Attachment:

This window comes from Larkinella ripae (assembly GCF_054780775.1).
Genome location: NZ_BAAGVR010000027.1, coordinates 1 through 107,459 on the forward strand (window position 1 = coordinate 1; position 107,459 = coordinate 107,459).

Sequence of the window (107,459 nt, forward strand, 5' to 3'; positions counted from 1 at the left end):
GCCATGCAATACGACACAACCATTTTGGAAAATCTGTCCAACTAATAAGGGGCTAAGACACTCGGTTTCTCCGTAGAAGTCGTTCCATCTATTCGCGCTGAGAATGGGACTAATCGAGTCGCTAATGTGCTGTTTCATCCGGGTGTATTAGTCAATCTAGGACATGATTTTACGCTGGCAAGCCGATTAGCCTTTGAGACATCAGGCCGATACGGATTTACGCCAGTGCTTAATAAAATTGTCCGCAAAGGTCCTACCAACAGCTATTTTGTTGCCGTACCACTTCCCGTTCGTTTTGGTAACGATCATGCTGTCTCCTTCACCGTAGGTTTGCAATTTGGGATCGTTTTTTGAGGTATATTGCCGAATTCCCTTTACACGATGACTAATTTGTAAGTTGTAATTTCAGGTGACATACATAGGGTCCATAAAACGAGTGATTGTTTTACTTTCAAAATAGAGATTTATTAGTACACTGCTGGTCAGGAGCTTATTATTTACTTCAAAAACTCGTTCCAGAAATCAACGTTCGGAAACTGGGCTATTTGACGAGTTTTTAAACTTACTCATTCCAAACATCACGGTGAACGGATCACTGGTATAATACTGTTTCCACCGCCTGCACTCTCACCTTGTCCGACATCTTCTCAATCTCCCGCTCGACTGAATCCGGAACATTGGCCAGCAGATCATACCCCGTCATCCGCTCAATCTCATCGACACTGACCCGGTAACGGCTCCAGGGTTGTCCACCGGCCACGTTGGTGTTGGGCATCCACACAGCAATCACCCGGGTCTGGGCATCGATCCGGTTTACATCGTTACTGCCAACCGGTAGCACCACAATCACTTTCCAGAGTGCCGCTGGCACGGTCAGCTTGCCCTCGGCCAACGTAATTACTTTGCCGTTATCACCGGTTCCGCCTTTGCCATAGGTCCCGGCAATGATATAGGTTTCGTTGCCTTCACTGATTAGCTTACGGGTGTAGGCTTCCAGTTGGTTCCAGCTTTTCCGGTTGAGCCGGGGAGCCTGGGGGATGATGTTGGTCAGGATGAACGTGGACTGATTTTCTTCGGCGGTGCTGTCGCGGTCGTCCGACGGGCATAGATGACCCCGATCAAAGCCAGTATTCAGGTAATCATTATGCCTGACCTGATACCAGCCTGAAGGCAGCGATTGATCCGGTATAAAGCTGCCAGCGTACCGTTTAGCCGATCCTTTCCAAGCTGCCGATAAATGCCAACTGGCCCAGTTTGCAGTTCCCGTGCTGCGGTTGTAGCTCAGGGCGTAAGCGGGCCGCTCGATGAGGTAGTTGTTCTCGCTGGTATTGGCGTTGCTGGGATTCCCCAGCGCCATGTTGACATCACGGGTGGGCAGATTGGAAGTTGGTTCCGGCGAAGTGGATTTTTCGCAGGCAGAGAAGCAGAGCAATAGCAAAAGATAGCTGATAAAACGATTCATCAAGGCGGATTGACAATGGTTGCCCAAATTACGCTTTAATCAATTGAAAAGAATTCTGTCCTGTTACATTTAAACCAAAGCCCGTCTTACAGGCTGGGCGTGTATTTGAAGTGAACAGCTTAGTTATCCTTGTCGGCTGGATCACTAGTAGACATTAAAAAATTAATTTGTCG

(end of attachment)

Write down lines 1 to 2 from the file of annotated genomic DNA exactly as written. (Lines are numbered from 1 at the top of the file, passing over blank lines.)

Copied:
This window comes from Larkinella ripae (assembly GCF_054780775.1).
Genome location: NZ_BAAGVR010000027.1, coordinates 1 through 107,459 on the forward strand (window position 1 = coordinate 1; position 107,459 = coordinate 107,459).